Verashni Pillay thanks WikiLeaks for telling us what our governments are really thinking after years of doublespeak
Robert Mugabe is “the crazy old man” (as branded by International Relations and Cooperation Minister Maite Nkoana-Mashabane), African National Congress (ANC) members gave confidential information about the inner workings of the party to the United States (US) government before the 1994 elections and ANC stalwart Winnie Madikizela-Mandela seemingly helped US officials gain access to Madiba.
And to think that the South African government is probably among the least embarrassed by the hundreds of thousands of US diplomatic briefings leaked by WikiLeaks on Sunday.
Chief among the diplomatic disclosures are astounding revelations of how Hillary Clinton instructed diplomats to seemingly spy on the UN, including obtaining passwords, personal encryption keys, as well as credit card numbers, contact details and, bizarrely, “biographic and biometric information on United Nations (UN) Security Council permanent representatives”.
Then there are the various confidences about other governments, such as how Arab leaders were secretly lobbying the US to take out Iran.
In the fallout of the leaks—ranging from quirky takes on world events to confidential information—some critics are taking issue with WikiLeaks’ actions.
What was their motive in publishing? What’s so amazing about the disclosures? And who funds them anyway?
The US itself is all sturm und drang at the leaks—which, if you think about it, they really have to answer for themselves. What kind of superpower makes this kind of information available to three-million people, including lowly soldiers, like the one who is thought to have leaked it? I like my superpowers slightly more paranoid, thank you very much.
Senator Joseph Lieberman has been a leader of the pack of US outrage, tweeting on Sunday: “WikiLeaks’ deliberate disclosure of these diplomatic cables is nothing less than an attack on our national security”, going on to ask for the shutdown of the site “by any legal means necessary”.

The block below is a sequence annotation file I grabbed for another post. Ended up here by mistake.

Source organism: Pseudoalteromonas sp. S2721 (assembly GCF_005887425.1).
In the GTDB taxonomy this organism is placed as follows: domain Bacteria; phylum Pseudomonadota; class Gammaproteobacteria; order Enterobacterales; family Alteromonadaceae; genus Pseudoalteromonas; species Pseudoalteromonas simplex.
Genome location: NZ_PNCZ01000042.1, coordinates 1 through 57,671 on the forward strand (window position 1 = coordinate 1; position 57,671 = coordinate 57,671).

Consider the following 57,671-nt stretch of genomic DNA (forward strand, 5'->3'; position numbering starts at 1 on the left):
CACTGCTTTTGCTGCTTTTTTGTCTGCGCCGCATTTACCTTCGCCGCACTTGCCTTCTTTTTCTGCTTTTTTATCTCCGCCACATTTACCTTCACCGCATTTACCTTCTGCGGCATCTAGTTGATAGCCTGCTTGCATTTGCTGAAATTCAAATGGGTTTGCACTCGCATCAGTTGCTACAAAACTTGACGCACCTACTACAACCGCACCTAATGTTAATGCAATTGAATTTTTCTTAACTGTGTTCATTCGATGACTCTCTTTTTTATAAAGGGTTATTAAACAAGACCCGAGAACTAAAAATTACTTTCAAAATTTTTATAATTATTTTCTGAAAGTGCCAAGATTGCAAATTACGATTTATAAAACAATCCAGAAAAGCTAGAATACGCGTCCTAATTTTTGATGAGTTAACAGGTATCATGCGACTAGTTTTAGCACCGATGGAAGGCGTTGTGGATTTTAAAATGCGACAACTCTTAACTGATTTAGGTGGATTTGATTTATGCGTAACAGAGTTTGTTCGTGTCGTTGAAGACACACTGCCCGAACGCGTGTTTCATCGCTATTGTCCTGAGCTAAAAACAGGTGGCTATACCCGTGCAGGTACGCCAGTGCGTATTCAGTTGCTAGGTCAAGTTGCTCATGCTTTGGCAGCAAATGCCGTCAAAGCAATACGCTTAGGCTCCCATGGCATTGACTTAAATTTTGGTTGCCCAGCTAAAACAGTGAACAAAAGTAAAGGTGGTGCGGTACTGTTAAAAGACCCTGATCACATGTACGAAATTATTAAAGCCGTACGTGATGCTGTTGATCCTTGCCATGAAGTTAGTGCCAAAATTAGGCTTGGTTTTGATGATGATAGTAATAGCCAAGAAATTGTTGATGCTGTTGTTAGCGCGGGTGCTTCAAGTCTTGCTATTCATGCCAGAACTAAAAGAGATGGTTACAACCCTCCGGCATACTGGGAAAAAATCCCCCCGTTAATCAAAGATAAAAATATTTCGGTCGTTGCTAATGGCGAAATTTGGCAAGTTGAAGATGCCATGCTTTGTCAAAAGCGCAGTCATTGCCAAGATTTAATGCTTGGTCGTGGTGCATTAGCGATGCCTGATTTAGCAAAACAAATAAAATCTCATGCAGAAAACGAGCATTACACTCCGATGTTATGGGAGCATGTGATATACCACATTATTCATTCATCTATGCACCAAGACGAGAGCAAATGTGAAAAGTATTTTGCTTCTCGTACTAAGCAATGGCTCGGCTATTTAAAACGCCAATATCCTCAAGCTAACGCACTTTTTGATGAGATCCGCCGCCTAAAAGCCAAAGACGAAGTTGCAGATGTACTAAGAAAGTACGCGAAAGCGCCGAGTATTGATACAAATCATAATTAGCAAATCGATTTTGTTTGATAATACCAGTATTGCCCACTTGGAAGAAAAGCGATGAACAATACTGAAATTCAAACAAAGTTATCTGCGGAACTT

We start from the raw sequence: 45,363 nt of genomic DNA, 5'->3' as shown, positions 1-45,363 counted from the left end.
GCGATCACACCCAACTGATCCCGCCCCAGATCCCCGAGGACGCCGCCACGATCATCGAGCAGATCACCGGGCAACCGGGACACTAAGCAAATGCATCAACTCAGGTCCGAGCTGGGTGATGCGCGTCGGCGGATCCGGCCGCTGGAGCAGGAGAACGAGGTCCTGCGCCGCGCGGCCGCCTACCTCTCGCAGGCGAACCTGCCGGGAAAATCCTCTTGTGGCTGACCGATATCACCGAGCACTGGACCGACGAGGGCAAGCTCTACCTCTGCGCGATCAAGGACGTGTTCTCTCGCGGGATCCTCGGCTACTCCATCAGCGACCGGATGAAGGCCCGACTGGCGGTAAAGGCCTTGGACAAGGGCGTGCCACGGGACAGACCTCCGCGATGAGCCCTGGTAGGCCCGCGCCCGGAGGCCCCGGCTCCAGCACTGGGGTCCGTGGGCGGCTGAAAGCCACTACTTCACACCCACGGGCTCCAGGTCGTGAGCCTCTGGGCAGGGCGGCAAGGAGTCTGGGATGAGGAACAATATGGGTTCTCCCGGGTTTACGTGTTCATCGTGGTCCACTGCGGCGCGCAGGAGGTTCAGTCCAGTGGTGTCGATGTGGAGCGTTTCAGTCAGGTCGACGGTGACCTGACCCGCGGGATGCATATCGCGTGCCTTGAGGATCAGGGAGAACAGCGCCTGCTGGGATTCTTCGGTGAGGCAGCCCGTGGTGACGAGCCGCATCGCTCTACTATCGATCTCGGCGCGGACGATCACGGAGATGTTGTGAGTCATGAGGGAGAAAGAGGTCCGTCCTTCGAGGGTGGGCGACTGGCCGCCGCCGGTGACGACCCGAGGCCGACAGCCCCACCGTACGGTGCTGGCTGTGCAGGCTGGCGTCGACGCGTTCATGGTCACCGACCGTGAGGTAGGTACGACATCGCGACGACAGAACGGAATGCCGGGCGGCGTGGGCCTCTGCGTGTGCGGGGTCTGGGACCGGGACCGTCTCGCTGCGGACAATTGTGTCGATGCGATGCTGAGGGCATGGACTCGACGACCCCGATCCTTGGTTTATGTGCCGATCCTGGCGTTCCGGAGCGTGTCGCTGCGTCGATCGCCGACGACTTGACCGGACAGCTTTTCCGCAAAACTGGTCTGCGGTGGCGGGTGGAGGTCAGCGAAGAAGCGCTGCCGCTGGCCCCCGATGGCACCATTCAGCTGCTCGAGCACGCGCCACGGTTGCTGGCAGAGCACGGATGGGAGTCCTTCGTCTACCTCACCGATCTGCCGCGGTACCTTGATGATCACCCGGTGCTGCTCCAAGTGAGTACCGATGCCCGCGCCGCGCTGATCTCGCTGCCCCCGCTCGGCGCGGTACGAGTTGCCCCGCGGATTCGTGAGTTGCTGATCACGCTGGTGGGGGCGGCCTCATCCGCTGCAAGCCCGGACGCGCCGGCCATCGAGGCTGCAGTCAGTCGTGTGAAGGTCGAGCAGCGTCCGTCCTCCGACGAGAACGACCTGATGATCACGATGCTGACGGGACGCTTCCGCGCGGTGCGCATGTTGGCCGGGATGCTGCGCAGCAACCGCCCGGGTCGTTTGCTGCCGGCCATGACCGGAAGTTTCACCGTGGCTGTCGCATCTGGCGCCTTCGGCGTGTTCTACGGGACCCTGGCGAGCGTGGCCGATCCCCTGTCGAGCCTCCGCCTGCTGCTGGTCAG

Or illegal—a malicious attack on the site shut it down for hours on Sunday before it was due to publish.
My tweets on the matter have been met with the idea that the US is allowed to spy on whoever they want if they need to.
Then surely we the public are allowed to know exactly what our governments are getting up to? Lord knows we’ve all been subjected to enough political doublespeak to turn us into an apathetic and politically weakened majority. We don’t care to listen to the news because it’s just so darn boring and clearly hypocritical.
That is why a glimpse into the real world of international relations is so invaluable. It innervates our deadened sense of curiosity, and more importantly, self-preservation. What are our governments up to? Do we care? For most of us the answer would normally be: No, we don’t—but we can tell you what Lady Gaga wore this weekend.
A great example is the revelation about our government’s representative to the world, the delightful Nkoana-Mashabane to whom I am even more endeared after the leak. How truly wonderful to hear what someone really thinks about, indeed, the crazy old man up north after the years of stupefying “quiet diplomacy” and inaction from our government.
I really, really hope she doesn’t get reshuffled after this.
More importantly, however, is the fascinating clash of ideologies we’re being caught up in here. The pre open-source crowd believe that the US is allowed to spy on whoever they want but heavens forbid we have that same privilege. Citizens don’t get those kinds of rights.
“The average citizen does not need access/exposure to intelligence gathering by individual nations,” tweeted one person who disagreed with my contention. “These matters do not fall under the ‘transparency’ label.”
Do they not? I think it should—as do those on the other side of the open-source divide.
The world is dramatically changing thanks to the digital revolution and a new kind of savvy citizen. We won’t wait to be told what we should think. We’ll find out the truth for ourselves. Access to information is no longer controlled by those with the biggest guns. That’s the reason I’m celebrating WikiLeaks’ latest disclosure.
As English political writer and historian Timothy Garton-Ash put it: “It’s a historian’s dream. It’s a diplomat’s nightmare.”
I know whose cause I’m more sympathetic to.